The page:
Malawian farmers, facing high chemical fertilizer costs, are increasingly turning to organic alternatives. Sabawo Chikuni, a farmer from Neno district, has reduced cultivation costs by 80% using organic fertilizers. The FAO has warned that the Russian invasion of Ukraine will impact global food supply, as Russia is a key fertilizer exporter. Experts in Malawi predict fertilizer prices could triple due to the conflict. Organic fertilizers, such as those from biodigesters, are seen as cost-effective and environmentally friendly. Organizations like Environmental Industries and Our World International are promoting these sustainable practices, while the government is urged to shift subsidies from chemical to organic fertilizers. The International Food Policy Research Institute suggests that while subsidies increase fertilizer use and yields, they discourage organic methods.

Can Malawi’s agricultural inputs program improve food security?

09 Feb 2022  |  www.devex.com
The Affordable Inputs Program (AIP) introduced by the Malawian government in 2020, with a budget of 160 billion Malawian kwacha, aims to improve food security by subsidizing farm inputs for subsistence farmers. Despite a significant budget increase compared to its predecessor, the Farm Input Subsidy Program (FISP), AIP has faced challenges such as supply issues, corruption, and criticism over its effectiveness. Agriculture policy experts suggest that subsidizing large-scale farming could be more effective. The International Monetary Fund has also recommended targeted cash transfers over the AIP's narrow focus on maize production. The Norwegian Mission to Malawi is looking to assist in strengthening the program. Malawi's Minister of Agriculture, Lobin Lowe, acknowledges the program's challenges but commits to improvements, while a government spokesperson cites a maize surplus as evidence of AIP's success.

Malawian students face yet another setback after tropical storm Ana

01 Feb 2022  |  Devex
Tropical storm Ana has caused significant disruptions in Malawi, displacing nearly 1 million people and severely impacting the education sector. The storm has damaged school infrastructure, displaced students, and exacerbated existing challenges from COVID-19. Education specialists emphasize the need for psychosocial support and targeted assistance for girls to mitigate the long-term effects. Humanitarian organizations like UNICEF and UNFPA are providing essential aid, including learning materials and dignity kits, to support affected students and families.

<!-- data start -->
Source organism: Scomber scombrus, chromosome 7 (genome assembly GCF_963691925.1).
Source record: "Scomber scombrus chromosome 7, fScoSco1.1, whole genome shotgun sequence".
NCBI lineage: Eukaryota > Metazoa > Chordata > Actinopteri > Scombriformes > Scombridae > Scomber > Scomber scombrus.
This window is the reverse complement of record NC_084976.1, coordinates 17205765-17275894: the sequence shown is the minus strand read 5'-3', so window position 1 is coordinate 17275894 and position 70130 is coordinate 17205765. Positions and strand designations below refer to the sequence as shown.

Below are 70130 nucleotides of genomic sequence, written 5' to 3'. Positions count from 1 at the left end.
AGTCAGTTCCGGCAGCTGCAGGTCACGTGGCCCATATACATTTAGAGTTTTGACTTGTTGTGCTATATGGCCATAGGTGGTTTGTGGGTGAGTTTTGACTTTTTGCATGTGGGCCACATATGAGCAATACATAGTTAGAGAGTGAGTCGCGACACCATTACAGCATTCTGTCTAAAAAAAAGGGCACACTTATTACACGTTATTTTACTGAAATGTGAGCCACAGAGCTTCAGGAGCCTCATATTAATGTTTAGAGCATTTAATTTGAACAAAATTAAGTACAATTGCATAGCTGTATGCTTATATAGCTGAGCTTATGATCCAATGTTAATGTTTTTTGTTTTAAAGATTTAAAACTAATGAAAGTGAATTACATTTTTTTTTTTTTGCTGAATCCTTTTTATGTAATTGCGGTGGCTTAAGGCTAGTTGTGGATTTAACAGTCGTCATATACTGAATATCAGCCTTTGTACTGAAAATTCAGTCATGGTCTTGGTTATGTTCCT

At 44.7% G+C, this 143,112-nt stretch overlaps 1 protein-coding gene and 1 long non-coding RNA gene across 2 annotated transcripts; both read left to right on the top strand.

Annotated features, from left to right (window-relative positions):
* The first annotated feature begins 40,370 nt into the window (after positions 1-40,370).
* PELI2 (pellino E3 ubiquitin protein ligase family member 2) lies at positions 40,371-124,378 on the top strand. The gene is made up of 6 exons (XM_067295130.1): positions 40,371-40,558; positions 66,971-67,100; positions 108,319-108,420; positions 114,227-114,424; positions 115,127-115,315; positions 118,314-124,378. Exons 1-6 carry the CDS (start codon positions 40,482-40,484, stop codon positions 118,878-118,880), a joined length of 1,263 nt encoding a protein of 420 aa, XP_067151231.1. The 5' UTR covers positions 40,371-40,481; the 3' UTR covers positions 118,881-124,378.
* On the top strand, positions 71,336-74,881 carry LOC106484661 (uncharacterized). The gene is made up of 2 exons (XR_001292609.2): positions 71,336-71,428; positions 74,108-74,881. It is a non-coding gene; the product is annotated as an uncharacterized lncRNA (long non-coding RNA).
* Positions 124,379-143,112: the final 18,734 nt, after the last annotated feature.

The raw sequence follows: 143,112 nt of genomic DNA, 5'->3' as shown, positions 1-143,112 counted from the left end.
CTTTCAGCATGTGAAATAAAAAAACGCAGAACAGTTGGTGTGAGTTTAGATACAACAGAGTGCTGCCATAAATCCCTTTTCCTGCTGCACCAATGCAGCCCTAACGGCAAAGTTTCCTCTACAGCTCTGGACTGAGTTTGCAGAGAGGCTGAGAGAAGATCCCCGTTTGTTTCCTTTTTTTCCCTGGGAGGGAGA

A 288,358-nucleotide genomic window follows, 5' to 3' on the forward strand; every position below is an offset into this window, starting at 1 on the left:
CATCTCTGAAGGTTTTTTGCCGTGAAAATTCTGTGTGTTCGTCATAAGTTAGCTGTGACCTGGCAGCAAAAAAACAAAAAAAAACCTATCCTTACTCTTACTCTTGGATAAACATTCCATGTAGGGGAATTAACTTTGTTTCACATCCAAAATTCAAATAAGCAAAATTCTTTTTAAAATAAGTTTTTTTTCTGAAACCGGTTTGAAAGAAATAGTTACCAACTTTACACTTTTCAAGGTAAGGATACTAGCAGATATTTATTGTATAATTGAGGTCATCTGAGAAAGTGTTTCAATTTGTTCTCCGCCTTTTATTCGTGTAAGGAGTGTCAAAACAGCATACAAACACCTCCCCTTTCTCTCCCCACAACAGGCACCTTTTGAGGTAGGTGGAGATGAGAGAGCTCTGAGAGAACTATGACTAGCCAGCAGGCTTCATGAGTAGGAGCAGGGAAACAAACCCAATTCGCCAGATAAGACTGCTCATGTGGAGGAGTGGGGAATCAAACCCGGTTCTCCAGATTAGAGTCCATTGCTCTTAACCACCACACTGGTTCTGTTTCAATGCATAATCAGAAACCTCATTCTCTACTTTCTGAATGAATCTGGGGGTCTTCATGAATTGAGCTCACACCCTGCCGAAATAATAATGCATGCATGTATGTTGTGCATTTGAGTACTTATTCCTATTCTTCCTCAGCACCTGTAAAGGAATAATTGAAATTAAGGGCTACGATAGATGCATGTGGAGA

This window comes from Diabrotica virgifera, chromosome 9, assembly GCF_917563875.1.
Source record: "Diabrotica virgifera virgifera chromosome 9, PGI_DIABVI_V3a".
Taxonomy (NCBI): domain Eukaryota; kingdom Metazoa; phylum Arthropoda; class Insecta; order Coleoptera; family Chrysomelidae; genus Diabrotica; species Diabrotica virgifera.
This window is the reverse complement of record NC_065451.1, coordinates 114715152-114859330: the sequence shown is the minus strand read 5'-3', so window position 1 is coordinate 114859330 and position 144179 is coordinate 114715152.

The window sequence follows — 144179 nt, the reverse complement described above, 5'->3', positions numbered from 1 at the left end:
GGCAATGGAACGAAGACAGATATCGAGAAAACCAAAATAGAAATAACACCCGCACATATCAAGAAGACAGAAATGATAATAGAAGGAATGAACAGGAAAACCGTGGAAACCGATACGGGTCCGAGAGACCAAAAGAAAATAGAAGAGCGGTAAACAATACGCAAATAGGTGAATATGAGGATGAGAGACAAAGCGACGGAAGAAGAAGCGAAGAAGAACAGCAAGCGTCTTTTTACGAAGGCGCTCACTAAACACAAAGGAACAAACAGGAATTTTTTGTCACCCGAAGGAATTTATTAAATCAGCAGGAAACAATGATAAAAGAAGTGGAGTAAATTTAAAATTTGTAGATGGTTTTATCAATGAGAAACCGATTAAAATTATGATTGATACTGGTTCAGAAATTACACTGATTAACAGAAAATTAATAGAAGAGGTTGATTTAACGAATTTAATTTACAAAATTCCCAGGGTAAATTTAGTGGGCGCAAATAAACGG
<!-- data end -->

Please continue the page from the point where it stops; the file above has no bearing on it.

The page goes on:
Are COVID-19 vaccine mandates the next step for African countries?

13 Jan 2022  |  devex.com
African countries, including Malawi, Ghana, and Zimbabwe, are considering or have implemented COVID-19 vaccine mandates for front-line workers, despite opposition from civil rights groups and the World Health Organization. The Malawi Human Rights Commission and other organizations argue that mandatory vaccination violates human rights and advocate for voluntary vaccination and public education. However, public health experts like Dr. John Nkengasong of the Africa CDC suggest mandates may be necessary if voluntary uptake is insufficient. In South Africa, private sector institutions like Discovery Limited have seen increased vaccination rates following mandates. The debate continues as governments seek to balance public health needs with individual rights.

‘Everything is changing’: the struggle for food as Malawi’s Lake Chilwa shrinks

30 Aug 2021  |  the Guardian
Lake Chilwa in Malawi is experiencing severe water level fluctuations due to climate change and deforestation, impacting the livelihoods of over 1.5 million people. Fishermen and farmers are struggling as the lake's productive value has significantly decreased. Efforts to adapt, such as the Lake Chilwa Basin Climate Change Adaptation Programme, have had limited success. Experts highlight the increasing frequency of the lake drying out and the need for better environmental practices to mitigate the effects of climate change.

What to do with piles of plastic waste?

22 Jun 2021  |  www.nationofchange.org
The article discusses the urgent need to address plastic waste management, highlighting the efforts of Our World International (OWI) in Malawi. OWI trains women in Kawale Township to manage waste, turning it into usable products and creating employment opportunities. The article emphasizes the environmental and economic benefits of these initiatives, while also noting the challenges posed by poor waste management infrastructure and the persistence of thin plastic production despite bans. Key figures such as Rose Muhondo and Steven Chiunjira are praised for their contributions to waste management and community development.

How Corruption Derails Development in Malawi

21 May 2021  |  Foreign Policy